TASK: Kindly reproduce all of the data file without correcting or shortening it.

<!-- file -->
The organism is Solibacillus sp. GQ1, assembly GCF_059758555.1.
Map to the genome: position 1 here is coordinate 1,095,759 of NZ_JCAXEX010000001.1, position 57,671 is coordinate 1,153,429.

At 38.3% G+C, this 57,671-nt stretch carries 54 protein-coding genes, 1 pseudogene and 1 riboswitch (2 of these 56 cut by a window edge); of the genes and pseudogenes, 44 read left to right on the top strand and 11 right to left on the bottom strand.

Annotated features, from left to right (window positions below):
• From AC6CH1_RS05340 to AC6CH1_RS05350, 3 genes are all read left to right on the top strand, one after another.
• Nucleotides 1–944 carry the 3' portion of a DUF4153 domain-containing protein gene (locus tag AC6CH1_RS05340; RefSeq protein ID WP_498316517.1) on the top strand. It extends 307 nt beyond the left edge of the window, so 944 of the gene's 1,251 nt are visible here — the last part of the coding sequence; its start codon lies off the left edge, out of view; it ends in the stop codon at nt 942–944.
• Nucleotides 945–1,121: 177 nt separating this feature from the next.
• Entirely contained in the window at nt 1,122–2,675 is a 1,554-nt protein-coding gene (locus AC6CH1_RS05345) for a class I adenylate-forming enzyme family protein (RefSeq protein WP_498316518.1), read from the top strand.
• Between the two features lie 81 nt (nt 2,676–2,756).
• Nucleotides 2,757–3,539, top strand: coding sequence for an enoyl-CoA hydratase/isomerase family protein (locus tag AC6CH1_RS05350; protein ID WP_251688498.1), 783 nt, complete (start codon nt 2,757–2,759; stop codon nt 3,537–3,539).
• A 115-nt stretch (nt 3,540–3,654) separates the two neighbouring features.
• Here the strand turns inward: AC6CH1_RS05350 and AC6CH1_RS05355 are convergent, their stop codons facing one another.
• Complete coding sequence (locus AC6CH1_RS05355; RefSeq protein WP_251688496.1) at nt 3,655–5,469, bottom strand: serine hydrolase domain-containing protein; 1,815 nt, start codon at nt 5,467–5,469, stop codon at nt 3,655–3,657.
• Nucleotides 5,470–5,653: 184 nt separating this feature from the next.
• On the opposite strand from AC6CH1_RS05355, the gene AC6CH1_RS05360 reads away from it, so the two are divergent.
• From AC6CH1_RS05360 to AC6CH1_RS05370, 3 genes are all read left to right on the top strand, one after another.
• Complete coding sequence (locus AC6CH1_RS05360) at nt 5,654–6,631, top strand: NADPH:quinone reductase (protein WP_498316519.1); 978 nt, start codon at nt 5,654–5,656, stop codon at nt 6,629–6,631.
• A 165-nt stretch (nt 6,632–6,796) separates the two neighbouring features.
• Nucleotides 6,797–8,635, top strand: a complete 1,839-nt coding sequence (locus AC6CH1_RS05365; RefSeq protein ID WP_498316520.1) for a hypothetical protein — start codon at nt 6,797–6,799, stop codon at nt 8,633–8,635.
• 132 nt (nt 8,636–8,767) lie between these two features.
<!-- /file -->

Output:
The organism is Solibacillus sp. GQ1, assembly GCF_059758555.1.
Map to the genome: position 1 here is coordinate 1,095,759 of NZ_JCAXEX010000001.1, position 57,671 is coordinate 1,153,429.

At 38.3% G+C, this 57,671-nt stretch carries 54 protein-coding genes, 1 pseudogene and 1 riboswitch (2 of these 56 cut by a window edge); of the genes and pseudogenes, 44 read left to right on the top strand and 11 right to left on the bottom strand.

Annotated features, from left to right (window positions below):
• From AC6CH1_RS05340 to AC6CH1_RS05350, 3 genes are all read left to right on the top strand, one after another.
• Nucleotides 1–944 carry the 3' portion of a DUF4153 domain-containing protein gene (locus tag AC6CH1_RS05340; RefSeq protein ID WP_498316517.1) on the top strand. It extends 307 nt beyond the left edge of the window, so 944 of the gene's 1,251 nt are visible here — the last part of the coding sequence; its start codon lies off the left edge, out of view; it ends in the stop codon at nt 942–944.
• Nucleotides 945–1,121: 177 nt separating this feature from the next.
• Entirely contained in the window at nt 1,122–2,675 is a 1,554-nt protein-coding gene (locus AC6CH1_RS05345) for a class I adenylate-forming enzyme family protein (RefSeq protein WP_498316518.1), read from the top strand.
• Between the two features lie 81 nt (nt 2,676–2,756).
• Nucleotides 2,757–3,539, top strand: coding sequence for an enoyl-CoA hydratase/isomerase family protein (locus tag AC6CH1_RS05350; protein ID WP_251688498.1), 783 nt, complete (start codon nt 2,757–2,759; stop codon nt 3,537–3,539).
• A 115-nt stretch (nt 3,540–3,654) separates the two neighbouring features.
• Here the strand turns inward: AC6CH1_RS05350 and AC6CH1_RS05355 are convergent, their stop codons facing one another.
• Complete coding sequence (locus AC6CH1_RS05355; RefSeq protein WP_251688496.1) at nt 3,655–5,469, bottom strand: serine hydrolase domain-containing protein; 1,815 nt, start codon at nt 5,467–5,469, stop codon at nt 3,655–3,657.
• Nucleotides 5,470–5,653: 184 nt separating this feature from the next.
• On the opposite strand from AC6CH1_RS05355, the gene AC6CH1_RS05360 reads away from it, so the two are divergent.
• From AC6CH1_RS05360 to AC6CH1_RS05370, 3 genes are all read left to right on the top strand, one after another.
• Complete coding sequence (locus AC6CH1_RS05360) at nt 5,654–6,631, top strand: NADPH:quinone reductase (protein WP_498316519.1); 978 nt, start codon at nt 5,654–5,656, stop codon at nt 6,629–6,631.
• A 165-nt stretch (nt 6,632–6,796) separates the two neighbouring features.
• Nucleotides 6,797–8,635, top strand: a complete 1,839-nt coding sequence (locus AC6CH1_RS05365; RefSeq protein ID WP_498316520.1) for a hypothetical protein — start codon at nt 6,797–6,799, stop codon at nt 8,633–8,635.
• 132 nt (nt 8,636–8,767) lie between these two features.